When moving into the residence halls, you may know your roommate from high school or this may be just another new face in the crowd. In either case, by now you probably know more about this person than you ever thought possible, from their snoring ability to the need to wake up to blaring music. Some roommate pairs become fast friends while others can share the room, but prefer to keep to themselves. And sometimes unfortunately, there are also roommates who just can’t get along.

If you find yourself in the last situation, there can be several reasons that become contributing factors in a roommate conflict, for example:

  • Too many guests or overnight visitors
  • Using each other’s things without asking
  • One likes quiet to study, while the other likes the radio or television on
  • Different expectations of what a roommate will be (just someone to live with vs. new best friend)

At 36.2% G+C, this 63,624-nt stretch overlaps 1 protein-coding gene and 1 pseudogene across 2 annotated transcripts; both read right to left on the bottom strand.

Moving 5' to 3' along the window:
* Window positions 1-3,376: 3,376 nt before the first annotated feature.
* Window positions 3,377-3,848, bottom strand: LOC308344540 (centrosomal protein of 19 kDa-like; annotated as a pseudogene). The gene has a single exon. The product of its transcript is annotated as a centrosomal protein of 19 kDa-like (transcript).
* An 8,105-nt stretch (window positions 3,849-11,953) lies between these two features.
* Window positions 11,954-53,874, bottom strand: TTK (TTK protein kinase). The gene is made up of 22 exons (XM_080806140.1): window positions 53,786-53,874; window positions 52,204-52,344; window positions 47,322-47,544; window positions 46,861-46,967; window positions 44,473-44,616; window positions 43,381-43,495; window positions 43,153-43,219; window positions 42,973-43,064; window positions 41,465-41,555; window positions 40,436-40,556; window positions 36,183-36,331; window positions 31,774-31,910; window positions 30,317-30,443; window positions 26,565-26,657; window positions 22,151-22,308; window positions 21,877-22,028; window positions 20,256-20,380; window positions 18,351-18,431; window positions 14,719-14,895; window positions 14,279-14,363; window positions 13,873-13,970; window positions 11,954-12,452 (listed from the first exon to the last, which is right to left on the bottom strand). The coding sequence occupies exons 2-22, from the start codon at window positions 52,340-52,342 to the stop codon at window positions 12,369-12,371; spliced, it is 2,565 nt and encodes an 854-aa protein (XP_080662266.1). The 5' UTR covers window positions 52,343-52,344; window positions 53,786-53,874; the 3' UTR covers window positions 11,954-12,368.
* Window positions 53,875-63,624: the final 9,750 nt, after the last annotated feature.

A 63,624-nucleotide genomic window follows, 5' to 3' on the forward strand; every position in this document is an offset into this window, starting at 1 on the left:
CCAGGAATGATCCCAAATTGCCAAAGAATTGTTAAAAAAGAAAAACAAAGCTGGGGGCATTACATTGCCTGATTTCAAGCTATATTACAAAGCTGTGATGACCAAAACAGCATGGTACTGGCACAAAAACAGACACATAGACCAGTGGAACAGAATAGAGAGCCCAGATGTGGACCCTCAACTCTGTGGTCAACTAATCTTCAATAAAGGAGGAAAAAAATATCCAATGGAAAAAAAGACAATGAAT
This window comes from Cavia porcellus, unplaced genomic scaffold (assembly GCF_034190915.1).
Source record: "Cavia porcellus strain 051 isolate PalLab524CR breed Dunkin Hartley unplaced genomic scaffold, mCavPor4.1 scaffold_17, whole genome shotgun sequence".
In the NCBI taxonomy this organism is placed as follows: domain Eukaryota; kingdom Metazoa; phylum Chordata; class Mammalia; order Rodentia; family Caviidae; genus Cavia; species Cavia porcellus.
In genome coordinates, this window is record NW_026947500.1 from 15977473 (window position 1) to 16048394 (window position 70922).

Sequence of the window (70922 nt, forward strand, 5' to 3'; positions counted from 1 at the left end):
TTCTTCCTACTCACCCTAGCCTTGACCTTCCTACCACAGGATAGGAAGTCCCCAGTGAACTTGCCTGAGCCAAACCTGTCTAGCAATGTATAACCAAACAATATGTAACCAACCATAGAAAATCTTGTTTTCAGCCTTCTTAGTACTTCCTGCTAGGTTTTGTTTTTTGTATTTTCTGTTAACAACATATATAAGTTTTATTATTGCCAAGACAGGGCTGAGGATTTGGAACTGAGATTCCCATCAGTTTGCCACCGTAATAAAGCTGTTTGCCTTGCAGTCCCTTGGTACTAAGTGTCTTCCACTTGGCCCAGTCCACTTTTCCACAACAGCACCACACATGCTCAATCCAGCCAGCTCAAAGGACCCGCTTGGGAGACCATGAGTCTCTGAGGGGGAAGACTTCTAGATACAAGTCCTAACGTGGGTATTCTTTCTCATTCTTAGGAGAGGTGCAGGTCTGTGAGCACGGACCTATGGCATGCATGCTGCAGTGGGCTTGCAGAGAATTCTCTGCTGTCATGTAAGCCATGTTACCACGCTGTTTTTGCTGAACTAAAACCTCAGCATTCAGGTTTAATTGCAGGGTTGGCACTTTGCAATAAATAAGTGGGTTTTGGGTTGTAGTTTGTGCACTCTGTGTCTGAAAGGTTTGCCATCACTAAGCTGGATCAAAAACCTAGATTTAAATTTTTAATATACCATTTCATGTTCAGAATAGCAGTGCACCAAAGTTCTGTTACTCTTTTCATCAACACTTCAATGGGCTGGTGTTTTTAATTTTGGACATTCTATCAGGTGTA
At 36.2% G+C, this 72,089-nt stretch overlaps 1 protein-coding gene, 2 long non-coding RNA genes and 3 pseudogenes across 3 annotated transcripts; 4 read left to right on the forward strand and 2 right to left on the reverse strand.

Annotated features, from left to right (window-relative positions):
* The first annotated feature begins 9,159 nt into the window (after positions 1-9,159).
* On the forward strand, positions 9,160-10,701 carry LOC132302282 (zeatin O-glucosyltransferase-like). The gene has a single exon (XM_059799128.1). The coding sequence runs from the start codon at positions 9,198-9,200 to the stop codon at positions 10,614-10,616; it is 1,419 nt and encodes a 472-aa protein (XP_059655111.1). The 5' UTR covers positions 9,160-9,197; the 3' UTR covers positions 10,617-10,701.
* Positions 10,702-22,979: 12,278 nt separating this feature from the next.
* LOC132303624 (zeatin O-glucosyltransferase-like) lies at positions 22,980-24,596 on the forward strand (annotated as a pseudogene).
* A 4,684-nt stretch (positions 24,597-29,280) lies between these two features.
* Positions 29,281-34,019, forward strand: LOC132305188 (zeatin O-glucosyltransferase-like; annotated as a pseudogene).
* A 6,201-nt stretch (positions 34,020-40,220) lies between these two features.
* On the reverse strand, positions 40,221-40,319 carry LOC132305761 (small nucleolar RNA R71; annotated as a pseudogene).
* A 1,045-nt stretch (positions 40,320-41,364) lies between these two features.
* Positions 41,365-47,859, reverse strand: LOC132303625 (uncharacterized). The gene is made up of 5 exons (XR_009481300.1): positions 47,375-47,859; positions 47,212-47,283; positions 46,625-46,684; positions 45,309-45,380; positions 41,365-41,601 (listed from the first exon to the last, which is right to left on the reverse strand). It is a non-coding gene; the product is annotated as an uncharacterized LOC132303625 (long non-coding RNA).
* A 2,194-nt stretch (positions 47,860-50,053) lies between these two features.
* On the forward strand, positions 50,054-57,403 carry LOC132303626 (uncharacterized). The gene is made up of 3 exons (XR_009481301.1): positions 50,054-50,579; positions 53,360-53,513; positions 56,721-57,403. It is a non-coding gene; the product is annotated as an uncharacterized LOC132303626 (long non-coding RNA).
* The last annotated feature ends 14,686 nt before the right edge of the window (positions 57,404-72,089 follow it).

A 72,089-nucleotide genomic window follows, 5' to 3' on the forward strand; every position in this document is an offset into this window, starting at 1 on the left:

Many of the items above can be discussed when you and your roommate can sit down and share together your expectations through a roommate contract, which you should have completed at move-in. Putting things in writing will encourage accountability for both roommates.

If you are conflicting with your roommate, try to follow some of these guidelines:

  • Remember that it takes two people to conflict. Reflect on your own behavior and ask yourself if you are part of the problem.
  • Try to talk about the situation with your roommate. Use “I” statements to describe how you are feeling.
  • If you are still unable to work things out on your own, meet with the Resident Assistant (RA) on your floor. The RA can help mediate the situation and help find a compromise.
  • Should the behavior have illegal or unethical consequences or could cause harm, contact your Hall Director or Assistant Hall Director immediately for assistance.